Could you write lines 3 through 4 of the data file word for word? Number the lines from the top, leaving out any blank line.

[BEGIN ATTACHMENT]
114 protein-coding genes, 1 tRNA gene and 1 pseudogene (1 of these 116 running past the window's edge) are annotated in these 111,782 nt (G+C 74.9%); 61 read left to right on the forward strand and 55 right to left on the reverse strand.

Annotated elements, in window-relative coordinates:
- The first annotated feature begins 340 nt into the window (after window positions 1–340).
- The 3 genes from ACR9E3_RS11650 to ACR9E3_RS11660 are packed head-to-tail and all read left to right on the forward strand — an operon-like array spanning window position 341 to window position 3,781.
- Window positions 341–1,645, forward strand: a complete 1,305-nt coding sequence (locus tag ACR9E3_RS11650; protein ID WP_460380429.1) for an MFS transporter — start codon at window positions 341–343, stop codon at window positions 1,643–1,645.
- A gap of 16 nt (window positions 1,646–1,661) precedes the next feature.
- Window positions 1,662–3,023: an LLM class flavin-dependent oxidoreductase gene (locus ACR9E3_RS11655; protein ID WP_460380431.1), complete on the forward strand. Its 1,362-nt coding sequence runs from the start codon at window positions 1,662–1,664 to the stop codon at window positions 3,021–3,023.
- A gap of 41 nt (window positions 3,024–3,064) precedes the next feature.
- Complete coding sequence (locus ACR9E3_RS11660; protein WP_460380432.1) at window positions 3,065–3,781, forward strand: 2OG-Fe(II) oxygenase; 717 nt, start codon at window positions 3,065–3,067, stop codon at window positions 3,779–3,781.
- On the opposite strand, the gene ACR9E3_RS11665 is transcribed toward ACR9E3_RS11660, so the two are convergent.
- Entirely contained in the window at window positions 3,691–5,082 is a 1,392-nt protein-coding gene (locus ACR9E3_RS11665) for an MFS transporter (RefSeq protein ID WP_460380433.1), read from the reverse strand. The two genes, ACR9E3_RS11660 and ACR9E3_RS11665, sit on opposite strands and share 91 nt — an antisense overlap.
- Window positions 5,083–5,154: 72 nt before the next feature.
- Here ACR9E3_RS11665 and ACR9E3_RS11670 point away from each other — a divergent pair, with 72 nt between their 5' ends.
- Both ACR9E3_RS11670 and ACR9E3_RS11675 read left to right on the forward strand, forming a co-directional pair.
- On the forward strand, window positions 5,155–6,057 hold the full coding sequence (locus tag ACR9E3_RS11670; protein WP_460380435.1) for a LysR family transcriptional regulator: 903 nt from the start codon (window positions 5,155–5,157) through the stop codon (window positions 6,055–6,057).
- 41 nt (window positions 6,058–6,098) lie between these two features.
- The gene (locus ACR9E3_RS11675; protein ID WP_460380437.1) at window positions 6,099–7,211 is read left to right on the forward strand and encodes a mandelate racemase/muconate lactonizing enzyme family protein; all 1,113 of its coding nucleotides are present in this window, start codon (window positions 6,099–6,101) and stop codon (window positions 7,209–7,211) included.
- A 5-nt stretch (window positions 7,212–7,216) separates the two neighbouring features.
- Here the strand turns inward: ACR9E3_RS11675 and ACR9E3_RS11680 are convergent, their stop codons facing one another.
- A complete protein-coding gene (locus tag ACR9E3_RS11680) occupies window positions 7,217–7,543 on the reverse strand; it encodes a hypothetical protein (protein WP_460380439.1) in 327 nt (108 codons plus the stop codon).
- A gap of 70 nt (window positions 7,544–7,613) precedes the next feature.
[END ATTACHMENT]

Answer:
- The first annotated feature begins 340 nt into the window (after window positions 1–340).
- The 3 genes from ACR9E3_RS11650 to ACR9E3_RS11660 are packed head-to-tail and all read left to right on the forward strand — an operon-like array spanning window position 341 to window position 3,781.